Once the deceased has been dispensed with, the mission can be exited, though this will also lead to a fail state unless you’ve taken care of the second phase of gameplay: there must be no trace of either you or the crime left behind. This means incriminating evidence must be properly dealt with, as well as any incidental items you may have picked up that now need to be returned to their respective locations. Borrowing a cable splitter from a television set to help rewire a surveillance camera, for example, means the cable needs to be replaced before you take your leave, lest the authorities catch wind of your presence. You are a ghost, invisible, and must remain that way. This aspect of the experience is far less interesting, and quite often boils down to retracing your steps to return everything to the state in which you found it, though it does make sense from a narrative perspective.
As the missions tick by, averaging somewhere between 15-30 minutes each, the levels become longer and more complex. You may be required to travel to multiple locations to achieve your objective, leading to more unsuccessful attempts that are still fun to try out at least once. Sure, you could bury the body in a shallow hole in a suburban backyard, but the stench of decay will cause it to be discovered soon after, meaning you better get creative and think of a more permanent solution. It’s even possible to eliminate the unlucky civilians who stumble across your clean-up efforts, but this is similarly a cause for mission failure, as further casualties bring far too much scrutiny and must be avoided at all costs.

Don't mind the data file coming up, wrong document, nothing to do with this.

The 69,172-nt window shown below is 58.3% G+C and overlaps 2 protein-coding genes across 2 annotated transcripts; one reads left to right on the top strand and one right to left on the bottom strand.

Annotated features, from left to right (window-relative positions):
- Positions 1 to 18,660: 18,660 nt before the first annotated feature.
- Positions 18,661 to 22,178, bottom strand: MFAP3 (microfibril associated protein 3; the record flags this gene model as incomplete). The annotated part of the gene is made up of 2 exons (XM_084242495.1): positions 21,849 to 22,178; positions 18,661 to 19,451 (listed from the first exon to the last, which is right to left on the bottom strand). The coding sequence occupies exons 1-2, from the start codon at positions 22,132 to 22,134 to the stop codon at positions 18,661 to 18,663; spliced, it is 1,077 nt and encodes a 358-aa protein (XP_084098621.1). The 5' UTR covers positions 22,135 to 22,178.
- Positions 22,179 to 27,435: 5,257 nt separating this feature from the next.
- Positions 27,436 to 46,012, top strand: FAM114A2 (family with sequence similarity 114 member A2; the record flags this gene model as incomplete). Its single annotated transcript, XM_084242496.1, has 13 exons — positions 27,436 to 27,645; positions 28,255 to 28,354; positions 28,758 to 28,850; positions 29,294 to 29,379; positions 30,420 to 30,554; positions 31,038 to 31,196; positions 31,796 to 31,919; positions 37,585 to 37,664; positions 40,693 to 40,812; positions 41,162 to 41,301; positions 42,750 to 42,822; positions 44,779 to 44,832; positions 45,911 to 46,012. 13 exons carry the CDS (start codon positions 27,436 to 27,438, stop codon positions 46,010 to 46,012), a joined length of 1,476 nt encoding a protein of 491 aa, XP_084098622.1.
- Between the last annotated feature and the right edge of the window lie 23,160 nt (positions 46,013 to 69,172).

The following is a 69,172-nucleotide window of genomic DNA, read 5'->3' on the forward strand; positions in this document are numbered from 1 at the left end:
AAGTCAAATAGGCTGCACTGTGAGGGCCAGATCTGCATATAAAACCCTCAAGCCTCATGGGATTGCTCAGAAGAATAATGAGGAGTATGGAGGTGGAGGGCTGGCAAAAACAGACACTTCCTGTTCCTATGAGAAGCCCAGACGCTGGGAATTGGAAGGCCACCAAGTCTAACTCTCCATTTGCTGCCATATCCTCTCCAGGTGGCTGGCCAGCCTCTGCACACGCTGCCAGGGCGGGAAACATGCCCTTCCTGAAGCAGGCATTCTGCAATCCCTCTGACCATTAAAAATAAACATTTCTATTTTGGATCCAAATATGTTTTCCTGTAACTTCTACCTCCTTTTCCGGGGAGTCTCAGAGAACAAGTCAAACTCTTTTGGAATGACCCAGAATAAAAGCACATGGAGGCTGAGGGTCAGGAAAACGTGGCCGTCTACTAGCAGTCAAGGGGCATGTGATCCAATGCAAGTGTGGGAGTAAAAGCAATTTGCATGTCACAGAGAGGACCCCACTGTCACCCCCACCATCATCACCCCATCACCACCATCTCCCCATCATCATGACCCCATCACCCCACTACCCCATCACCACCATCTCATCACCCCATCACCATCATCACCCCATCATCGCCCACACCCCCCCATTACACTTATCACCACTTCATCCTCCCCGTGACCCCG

While the ultimate objective is always the same, there’s a good variety in the eleven missions themselves, whose settings range from a prison to a private airstrip. There are even a handful of other puzzles to contend with, like a forklift-and-car block puzzle in a junkyard, or mixing different substances together in a science lab. Fortunately, only once during the entire game did I encounter an issue of finnicky hotspots causing me to overlook an obvious way forward, due to the optional hotspot indicator occasionally combining two hotspots together.
On the graphical front, Nobodies has a fairly simple hand-drawn art style, almost a cross between colored pencil and watercolor art, with clean and detailed environments. Missions are laid out in slideshow-style format with static screens to maneuver the smart cursor around in. When events transpire, such as the police showing up or objects in the world being interacted with, they happen via static pop-in images that appear or change as single frames; there’s no actual animation to speak of. Music is similarly bare-bones, with only a single track, appropriately spy-themed, that plays over the main menu and mission select screens; the actual gameplay is underscored only by environmental sounds. A nice feature, however, is the inclusion of a voiced narrator that gives you your briefings prior to each mission, building up a bit of welcome narrative.
Nobodies certainly gives off the appearance of having been created on a tight budget, but that didn’t stop the developers (previously responsible for the much different Kelvin and the Infamous Machine) from finding cost-effective ways to implement their ideas. The angle of cleaning up violent crime scenes – and having to stay undiscovered while doing so – goes a long way to building a unique atmosphere, and though there’s usually only one right way through a mission, there’s enough built-in flexibility to allow playful – sometimes bloody – experimentation. It’s a modest little adventure, but with such a unique premise it turns out a game all about hiding your identity manages to stand out from the crowd.